Without even thinking I replied “washing patients’ feet!” Perhaps an odd answer but for me, somehow, it sums up what nursing is all about.
I remember busy shifts when decisions were made to only wash faces, backs and bottoms - getting the essential parts clean because the ward was so busy. It is easy to miss the feet off the list yet so many patients, particularly older people, cannot reach their own to wash them - even when they are well.
I often hear the word ‘basic’ used to describe core elements of nursing work and I worry about what this implies. To me, it suggests something simple and easy. Yet washing and dressing people, changing sheets when someone is critically ill in bed, giving a patient a drink or something to eat - these are all fundamental to comfort and recovery.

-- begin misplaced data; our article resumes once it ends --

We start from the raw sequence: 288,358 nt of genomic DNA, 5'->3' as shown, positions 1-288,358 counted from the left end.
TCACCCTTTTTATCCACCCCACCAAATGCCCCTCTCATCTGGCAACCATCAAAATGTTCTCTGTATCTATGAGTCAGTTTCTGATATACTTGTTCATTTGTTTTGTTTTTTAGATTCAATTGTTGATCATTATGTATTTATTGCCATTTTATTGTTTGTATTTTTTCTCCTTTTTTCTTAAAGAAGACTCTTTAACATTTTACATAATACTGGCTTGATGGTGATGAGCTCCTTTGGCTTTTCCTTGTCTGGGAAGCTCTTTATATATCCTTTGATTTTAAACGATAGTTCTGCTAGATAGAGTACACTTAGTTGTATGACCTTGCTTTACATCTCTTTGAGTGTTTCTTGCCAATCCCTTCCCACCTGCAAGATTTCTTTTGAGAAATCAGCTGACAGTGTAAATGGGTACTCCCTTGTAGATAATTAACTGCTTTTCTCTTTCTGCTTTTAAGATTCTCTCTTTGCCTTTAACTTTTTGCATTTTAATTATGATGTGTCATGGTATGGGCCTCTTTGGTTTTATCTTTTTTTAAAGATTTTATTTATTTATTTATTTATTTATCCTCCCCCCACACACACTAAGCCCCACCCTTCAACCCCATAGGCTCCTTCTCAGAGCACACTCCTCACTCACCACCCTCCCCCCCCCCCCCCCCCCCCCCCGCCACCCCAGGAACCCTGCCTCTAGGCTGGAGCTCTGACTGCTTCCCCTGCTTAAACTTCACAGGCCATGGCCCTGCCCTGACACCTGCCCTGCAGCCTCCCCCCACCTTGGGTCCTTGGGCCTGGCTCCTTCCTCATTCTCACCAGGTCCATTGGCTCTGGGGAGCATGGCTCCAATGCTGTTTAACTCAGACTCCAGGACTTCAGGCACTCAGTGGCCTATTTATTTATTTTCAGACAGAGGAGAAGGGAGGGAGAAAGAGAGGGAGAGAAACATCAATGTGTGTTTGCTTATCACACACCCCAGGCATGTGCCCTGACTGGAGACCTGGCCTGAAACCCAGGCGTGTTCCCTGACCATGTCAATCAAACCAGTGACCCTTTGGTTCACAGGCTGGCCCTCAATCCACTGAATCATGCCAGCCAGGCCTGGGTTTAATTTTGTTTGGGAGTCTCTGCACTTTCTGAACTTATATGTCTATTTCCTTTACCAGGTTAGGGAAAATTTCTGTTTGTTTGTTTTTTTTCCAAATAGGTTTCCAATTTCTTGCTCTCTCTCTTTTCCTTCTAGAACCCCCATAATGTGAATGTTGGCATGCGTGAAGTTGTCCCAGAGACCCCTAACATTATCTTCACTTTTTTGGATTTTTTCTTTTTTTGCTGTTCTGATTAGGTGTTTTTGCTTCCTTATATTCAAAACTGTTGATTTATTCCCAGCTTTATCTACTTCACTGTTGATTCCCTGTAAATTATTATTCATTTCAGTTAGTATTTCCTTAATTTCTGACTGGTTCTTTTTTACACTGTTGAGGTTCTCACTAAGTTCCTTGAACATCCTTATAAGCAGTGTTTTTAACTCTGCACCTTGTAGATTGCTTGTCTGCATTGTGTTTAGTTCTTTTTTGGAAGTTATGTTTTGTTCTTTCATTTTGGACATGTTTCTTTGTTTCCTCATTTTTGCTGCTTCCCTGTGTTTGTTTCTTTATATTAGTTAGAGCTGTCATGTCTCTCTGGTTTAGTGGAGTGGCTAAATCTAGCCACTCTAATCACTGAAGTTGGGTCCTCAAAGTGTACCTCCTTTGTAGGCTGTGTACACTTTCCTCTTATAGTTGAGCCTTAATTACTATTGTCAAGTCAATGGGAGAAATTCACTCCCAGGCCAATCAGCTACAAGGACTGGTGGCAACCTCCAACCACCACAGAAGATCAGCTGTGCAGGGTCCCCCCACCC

As we know, if you get these tasks wrong, everything else will invariably also be wrong. Patients have to be viewed as people and nursing cannot be broken down into small tasks where no one person has a complete overview of what is going on.
So, back to feet.
One of the greatest pleasures for me was to fill a bowl with warm water, put it on the floor and put my patients’ feet into it. Sometimes you could physically see the stress and anxiety drain from a patient’s face as they wriggled their feet in the water. Stopping for a few minutes before drying and moisturising the skin just gave us a little bit of valuable time to talk, for me to find out how they were feeling and what they were worried about.
Unlike other interventions - doing an IV or filling in an assessment - washing feet really is an act of kindness. It takes a little bit of time, but it shows that it matters to you that your patient feels clean, comfortable and ultimately, cared about. It is a lovely thing to do.